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i have the following index.html:

<!DOCTYPE html>
        <meta charset="utf-8">
        <script src="http://code.jquery.com/jquery-latest.min.js" type="text/javascript">
        <script type="text/javascript">
            jQuery(document).ready(function($) {
                console.log(foo); // jQuery assumes foo is an id?
        <div id="foo">i'm a div</div>

the console outputs:

<div id="foo">i'm a div</div>


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marked as duplicate by Frédéric Hamidi, plalx, Soner Gönül, Josh Lee, carlosfigueira Oct 3 '13 at 19:01

This question has been asked before and already has an answer. If those answers do not fully address your question, please ask a new question.

Not specific to jQuery, but Javascript. Never noticed this before, good question. Here is a fiddle which demonstrates the above: jsfiddle.net/Blade0rz/rjwPA/1 –  RGraham Oct 3 '13 at 12:26
It's finding window.foo, which is the element by ID. –  Archer Oct 3 '13 at 12:28
This is coincidentally a good demonstration of why ids need to be unique in the DOM, and how otherwise the behavior would be undefined. –  David Oct 3 '13 at 12:29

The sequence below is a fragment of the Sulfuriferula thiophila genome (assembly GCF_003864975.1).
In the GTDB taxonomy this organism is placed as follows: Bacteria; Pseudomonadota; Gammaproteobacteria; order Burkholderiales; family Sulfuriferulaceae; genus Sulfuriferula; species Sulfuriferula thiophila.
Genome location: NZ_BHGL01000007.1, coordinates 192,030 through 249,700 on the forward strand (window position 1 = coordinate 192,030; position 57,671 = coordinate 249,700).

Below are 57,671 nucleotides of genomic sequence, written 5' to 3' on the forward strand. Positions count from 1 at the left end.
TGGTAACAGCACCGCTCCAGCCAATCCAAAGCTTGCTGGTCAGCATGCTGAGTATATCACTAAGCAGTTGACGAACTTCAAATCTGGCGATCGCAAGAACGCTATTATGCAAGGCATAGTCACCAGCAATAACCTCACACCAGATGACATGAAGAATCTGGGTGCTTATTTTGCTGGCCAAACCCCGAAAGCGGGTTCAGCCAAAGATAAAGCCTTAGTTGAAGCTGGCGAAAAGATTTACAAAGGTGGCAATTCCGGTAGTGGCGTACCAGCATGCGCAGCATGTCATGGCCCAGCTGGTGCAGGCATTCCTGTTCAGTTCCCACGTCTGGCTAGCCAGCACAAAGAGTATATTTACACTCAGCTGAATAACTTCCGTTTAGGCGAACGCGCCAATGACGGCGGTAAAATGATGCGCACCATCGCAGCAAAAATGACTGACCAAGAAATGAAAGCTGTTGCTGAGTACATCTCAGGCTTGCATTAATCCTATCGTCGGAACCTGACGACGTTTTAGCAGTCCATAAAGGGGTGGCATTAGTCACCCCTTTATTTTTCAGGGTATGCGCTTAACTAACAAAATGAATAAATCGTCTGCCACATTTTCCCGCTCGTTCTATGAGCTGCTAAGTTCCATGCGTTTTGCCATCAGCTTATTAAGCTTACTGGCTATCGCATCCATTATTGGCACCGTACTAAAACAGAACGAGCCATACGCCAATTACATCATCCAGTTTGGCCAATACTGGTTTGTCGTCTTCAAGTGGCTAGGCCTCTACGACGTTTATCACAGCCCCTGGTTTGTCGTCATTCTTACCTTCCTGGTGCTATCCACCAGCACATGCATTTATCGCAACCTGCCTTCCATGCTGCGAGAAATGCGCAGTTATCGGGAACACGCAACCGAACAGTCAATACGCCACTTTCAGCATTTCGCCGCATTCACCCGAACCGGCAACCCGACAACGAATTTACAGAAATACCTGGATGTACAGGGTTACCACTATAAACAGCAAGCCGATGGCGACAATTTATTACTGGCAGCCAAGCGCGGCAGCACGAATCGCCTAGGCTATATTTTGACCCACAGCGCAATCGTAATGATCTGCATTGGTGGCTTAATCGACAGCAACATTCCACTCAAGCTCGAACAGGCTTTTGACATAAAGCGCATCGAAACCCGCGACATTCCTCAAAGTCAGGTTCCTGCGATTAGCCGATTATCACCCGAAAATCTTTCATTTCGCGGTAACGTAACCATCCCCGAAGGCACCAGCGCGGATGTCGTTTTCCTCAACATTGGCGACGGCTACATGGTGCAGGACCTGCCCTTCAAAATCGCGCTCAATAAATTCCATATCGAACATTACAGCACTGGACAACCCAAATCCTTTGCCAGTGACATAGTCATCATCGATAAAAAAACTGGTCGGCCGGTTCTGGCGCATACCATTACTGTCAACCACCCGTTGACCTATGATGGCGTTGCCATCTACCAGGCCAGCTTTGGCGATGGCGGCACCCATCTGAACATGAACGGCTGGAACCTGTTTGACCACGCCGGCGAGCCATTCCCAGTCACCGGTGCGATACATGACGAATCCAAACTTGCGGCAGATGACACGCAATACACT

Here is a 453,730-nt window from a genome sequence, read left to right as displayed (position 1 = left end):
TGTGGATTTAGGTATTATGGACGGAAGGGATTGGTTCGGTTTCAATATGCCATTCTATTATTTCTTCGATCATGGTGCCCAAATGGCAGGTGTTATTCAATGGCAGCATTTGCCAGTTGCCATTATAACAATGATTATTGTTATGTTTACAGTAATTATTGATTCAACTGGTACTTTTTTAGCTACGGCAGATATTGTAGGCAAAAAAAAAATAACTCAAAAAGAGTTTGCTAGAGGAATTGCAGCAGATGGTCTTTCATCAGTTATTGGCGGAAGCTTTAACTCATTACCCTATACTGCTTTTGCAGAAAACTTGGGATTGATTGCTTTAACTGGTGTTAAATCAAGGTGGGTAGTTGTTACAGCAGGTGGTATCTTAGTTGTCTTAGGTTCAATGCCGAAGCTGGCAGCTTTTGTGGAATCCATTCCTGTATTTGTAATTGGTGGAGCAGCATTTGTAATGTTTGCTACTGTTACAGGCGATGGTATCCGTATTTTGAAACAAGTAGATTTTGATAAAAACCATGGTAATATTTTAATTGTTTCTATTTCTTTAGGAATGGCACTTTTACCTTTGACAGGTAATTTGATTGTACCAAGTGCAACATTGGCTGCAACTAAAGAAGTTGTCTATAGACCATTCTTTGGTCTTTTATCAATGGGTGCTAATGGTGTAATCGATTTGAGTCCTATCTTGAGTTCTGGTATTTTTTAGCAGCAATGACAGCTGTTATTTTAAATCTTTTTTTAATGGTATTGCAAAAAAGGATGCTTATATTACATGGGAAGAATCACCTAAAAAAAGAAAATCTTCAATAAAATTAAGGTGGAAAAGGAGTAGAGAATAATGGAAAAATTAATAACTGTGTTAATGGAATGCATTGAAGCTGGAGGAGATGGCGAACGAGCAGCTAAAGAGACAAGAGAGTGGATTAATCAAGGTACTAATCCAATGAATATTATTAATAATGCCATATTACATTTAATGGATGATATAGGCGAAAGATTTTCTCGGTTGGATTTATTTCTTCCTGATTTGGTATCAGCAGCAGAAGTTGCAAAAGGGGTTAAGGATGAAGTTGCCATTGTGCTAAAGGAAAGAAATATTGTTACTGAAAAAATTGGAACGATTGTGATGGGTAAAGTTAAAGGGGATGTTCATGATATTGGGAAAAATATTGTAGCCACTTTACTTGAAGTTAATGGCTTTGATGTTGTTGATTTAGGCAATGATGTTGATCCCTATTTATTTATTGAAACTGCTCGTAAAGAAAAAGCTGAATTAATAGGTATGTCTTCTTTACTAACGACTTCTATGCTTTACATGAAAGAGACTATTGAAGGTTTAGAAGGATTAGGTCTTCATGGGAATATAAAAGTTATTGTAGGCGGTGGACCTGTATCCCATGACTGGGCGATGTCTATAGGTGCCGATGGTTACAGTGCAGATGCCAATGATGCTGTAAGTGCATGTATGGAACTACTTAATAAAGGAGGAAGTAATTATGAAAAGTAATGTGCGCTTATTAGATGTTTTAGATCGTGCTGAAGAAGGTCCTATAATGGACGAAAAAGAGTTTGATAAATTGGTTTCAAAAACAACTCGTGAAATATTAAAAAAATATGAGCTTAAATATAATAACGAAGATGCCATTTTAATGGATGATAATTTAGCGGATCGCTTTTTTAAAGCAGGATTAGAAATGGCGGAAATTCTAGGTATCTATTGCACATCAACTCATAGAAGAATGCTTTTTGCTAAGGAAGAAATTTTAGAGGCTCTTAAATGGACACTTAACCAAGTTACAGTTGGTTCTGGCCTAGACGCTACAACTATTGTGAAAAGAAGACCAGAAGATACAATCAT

3 Answers 3

up vote 7 down vote accepted

This has got nothing to do with jQuery.

This is because named elements(elements with an ID or name attribute) become properties of the window object.

console.log(foo) is identical to console.log(window.foo);

Since your div is a named element(id="foo"), it is added to window.

Named access on window

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Not in every browser however and it's not part of the spec. –  plalx Oct 3 '13 at 12:32

It's not a jQuery behavior, it's (originally) an Internet Explorer behavior. IE has always created global variables for each DOM element that has an id attribute. The variable is named after the id and references the DOM element. Lately, other browsers have been following suit.

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JQuery doesn't assume that, but rather JavaScript does. Your foo is unquoted, so it must either be an identifier or undefined. The element with id foo happens to be in the scope of your script, so the element identified by it is logged.

If you renamed it to bar, then you'd be able to reference bar as it'd be a top-level id.

Note that such usage is frowned upon because it is unclear what you're doing in the code without referencing the html. Using document.getElementById(...) or a variant thereof is generally preferred because it is clear what you're doing.

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